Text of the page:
Sorry, late to the conversation... it's a royal pain trying to do the sort of network segmentation that you are describing in a home environment with IoT devices. I've tried and gave up... because there are just too many occasions when device A (PC for example) needs to communicate with device B on another network segment, and home routers lack the management / advanced firewall functionality to do this in a meaningful way. You need something that can do more than just allow / deny certain network Service Ports.

Unless you have an (expensive) enterprise class Firewall from the likes of CheckPoint it's just going to be too difficult to achieve security and still allow the sort of accessibility that you'd be happy to live with. Remember that you're introducing these devices to make life easier, not harder.

Switches that support VLANs don't really help, because whilst they provide network segregation, they don't provide any means of controlling network to network communication in a managed (secured) way - and that's ultimately what you're trying to do.

It's certainly a market that's under represented by workable solutions...

We need a range of Pro-consumer IoT firewalls for the home - but I suspect not many people would be prepared to pay the costs, and companies would recoil at the amount of support calls they would have to endure...

CheckPoint have some edge devices designed for use in a small office, but they are still too expensive for the home.

Regards,
James.
 

jaspermycat

Active Member
A pfsense firewall which is free, supports VLAN's, adding a VLAN capable switch you can create rules on the pfsense to allow traffic between the various VLAN's
 

Seb Briggs

Distinguished Member
Ubiquiti UDMpro plus ubiquiti APs and switch for me .

I know not cheap but just works and does all I want with vlans, multiple ssids etc
 
A pfsense firewall which is free, supports VLAN's, adding a VLAN capable switch you can create rules on the pfsense to allow traffic between the various VLAN's

How are you securing your wireless devices via pfSense - Are they all on the same VLAN?

I looked at pfSense and OPNsense and their capabilities seemed limited with regard to wireless connectivity.

Are you running pfSense on a dedicated device or on a PC?

Are you using a separate (dedicated) WAPs for each security zone?

It would be really great if you could describe what your environment looks like (Visio diagram would be even better!) ?

I really struggled to find good documentation. All of the ‘how to’ docs I’ve looked at have all the wireless devices on the same internal network (same security zone) which defeats what I’m trying to achieve.


Minimum Required Segmentation (Security Zones):

1. IoT devices (Amazon Echos, TVs, Smart 'phone, iPads etc).
2. Computers (Laptops, Desktops & Servers)
3. CCTV PVR and Cameras

Security Zones 1 and 2 both contain wired and wireless devices. Zone 3 is wired.

I currently have 6 NetGear GS108Ev3 switches and 1 NetGear GS116Ev2. These all support VLANs.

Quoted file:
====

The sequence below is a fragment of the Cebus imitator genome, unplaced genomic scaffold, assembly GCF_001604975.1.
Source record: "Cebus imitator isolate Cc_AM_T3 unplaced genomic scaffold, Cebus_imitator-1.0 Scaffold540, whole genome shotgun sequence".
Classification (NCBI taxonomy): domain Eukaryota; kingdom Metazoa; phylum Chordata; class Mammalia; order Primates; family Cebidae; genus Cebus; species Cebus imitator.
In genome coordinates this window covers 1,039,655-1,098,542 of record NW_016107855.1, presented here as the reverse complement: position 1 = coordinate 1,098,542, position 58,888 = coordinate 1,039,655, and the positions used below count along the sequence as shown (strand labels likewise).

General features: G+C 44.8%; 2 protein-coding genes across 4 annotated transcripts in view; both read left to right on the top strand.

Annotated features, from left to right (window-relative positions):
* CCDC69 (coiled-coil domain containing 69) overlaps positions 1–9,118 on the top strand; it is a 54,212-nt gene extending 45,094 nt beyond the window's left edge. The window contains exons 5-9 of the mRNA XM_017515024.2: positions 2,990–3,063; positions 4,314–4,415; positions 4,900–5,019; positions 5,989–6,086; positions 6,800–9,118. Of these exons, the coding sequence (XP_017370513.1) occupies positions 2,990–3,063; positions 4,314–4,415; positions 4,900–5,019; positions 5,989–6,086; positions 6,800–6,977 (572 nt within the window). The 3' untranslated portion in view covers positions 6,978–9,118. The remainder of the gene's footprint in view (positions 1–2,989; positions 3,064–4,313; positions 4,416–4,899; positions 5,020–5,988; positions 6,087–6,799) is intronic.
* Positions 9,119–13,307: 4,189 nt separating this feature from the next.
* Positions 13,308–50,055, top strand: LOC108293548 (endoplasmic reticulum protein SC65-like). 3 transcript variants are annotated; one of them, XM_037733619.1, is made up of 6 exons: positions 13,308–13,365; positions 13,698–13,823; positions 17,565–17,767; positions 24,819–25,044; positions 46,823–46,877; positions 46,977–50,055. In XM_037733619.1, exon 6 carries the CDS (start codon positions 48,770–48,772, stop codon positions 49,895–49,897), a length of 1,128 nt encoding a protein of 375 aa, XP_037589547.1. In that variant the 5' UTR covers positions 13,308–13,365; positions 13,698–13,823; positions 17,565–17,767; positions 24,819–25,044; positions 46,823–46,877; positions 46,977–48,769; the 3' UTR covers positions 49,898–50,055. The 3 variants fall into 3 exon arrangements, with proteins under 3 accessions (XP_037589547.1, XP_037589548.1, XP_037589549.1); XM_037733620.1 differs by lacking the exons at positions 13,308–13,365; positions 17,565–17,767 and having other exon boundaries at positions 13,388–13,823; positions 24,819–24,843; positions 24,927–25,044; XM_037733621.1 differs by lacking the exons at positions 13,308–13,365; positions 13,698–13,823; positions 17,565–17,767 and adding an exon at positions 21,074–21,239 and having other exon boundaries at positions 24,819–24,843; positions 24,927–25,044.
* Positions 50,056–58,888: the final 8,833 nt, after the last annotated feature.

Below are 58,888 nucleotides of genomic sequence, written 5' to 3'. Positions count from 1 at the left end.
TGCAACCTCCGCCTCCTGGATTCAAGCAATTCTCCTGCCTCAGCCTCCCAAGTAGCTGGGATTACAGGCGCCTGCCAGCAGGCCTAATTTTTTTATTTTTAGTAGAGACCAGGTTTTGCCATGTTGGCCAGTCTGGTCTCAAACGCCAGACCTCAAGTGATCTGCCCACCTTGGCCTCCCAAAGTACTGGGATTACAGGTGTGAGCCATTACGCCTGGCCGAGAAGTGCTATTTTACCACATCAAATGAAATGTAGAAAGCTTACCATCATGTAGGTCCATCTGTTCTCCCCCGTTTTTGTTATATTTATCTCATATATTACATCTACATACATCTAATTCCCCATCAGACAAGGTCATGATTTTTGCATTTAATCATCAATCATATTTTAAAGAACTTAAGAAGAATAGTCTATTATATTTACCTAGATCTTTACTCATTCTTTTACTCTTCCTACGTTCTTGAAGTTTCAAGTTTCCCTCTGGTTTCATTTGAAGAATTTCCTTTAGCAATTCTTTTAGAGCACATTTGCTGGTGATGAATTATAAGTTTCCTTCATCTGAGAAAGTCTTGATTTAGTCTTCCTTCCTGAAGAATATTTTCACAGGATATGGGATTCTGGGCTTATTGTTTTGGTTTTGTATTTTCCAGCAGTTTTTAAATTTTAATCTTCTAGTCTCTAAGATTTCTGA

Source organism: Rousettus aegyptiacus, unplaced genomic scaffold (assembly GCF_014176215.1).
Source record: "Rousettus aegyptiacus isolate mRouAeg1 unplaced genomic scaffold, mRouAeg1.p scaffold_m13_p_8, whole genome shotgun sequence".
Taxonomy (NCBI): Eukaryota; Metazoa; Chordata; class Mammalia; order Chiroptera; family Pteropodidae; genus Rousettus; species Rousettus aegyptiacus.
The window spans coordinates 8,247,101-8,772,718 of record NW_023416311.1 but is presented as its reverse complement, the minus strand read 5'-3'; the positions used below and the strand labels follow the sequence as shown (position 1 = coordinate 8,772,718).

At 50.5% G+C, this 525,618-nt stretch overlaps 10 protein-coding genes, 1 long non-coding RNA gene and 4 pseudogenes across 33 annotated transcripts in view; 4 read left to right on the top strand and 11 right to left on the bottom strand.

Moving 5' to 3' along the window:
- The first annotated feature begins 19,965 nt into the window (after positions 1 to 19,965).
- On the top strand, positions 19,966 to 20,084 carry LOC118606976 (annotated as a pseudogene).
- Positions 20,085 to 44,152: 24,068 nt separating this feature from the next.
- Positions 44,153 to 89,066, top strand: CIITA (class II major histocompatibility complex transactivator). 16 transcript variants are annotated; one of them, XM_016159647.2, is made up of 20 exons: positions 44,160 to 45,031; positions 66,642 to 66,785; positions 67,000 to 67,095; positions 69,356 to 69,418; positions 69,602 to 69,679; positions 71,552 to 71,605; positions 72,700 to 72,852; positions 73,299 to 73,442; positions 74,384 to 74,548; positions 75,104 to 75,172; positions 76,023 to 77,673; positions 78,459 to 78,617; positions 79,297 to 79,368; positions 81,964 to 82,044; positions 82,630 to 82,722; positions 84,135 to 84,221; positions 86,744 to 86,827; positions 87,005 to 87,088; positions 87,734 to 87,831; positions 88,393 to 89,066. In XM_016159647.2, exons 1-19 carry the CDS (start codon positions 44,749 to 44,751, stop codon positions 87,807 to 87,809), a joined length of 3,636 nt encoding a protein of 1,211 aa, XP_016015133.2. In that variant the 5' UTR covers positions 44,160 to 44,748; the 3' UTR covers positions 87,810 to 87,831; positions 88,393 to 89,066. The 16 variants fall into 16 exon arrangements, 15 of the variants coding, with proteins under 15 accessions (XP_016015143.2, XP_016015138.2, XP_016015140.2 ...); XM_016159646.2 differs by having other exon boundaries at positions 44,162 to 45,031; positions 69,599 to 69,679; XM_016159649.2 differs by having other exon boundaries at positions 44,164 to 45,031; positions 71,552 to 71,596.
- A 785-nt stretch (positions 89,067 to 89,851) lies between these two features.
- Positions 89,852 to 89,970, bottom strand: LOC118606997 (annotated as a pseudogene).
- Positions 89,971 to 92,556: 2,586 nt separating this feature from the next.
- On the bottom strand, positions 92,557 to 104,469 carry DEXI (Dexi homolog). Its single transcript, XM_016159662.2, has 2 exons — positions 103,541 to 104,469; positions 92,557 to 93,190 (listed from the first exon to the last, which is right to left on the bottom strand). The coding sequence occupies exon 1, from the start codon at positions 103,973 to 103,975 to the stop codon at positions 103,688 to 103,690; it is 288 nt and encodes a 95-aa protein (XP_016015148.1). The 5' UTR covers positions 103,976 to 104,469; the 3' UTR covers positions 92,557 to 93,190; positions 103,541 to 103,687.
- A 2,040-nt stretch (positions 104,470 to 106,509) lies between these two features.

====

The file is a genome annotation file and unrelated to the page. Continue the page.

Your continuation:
Regards,
James.
 
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mickevh

Distinguished Member
When it comes to IP routing etc. in PFSense (or anything else) it doesn't matter whether the relevant traffic originally came from a wired ethernet device or a Wi-Fi device, by the time the traffic is decomposed to extract the IP datagrams it's all identical - it's all "IP."

Wi-Fi AP's convert the packet format between Wi-Fi format and ethernet format as they forward it on to the rest of the (wired) network and from that point it's then indistinguishable from any other traffic as it's all "ethernet," so again there's no way to detect (without a really deep dive into the content of the data) the original source was a Wi-Fi device.

However, as has been observed, the "challenge" is in that we have multiple IP subnets and need to tools and expertise to be able to create the relevant VLAN's, routes, NAT traversals, ACL's, firewall rule, etc. etc. between multiple IP subnets - ie the "main" subnet, the "IOT" subnet and the Internet. (Also, if I was are going to all that trouble, I would set up an "guest" subnet whilst I was at it and possible one for VOIP handsets if I had any.)

As observed, basic SOHO kit just doesn't have such functionality or granularity of control. Even for kit that does, it's going to require some "setting up" - I think it's unlikely to be a case of power up box X and "tada" it's all done for us.

I'm not sure we quite need the expense and complexity of something like a Checkpoint, but for sure we need something that can route multple IP subnets and avail the level of separation and protection we require. I tend to think the biggest (mental) challenge for newbies and ley people used so a single flat subnet is going to be the broadcast traffic which is going to need special handling to get it across layer 3 boundaries (ie router) as that's a bit of an uptick in the expertise required to understand how it's all working.
 
Purely by coincidence, Steve Gibson on his weekly "Security Now" Podcast [Episode 855 (25 Jan 2022) available through Twit.TV] talked about how he uses pfSense on his network(s) and the appliances he runs it on.

Steve uses a Netgate 1000 (no longer for sale - replaced with an improved 1100 model). This 3 x Gigabit network interfaces and is available for $189.

At his other location he runs pfSense on a Protectli.com device (various different appliances are available).

Netgate is the project sponsor for pfSense. The Protectli.com appliances are platform agnostic and can be used for different purposes - they are not specifically designed with pfSense in mind.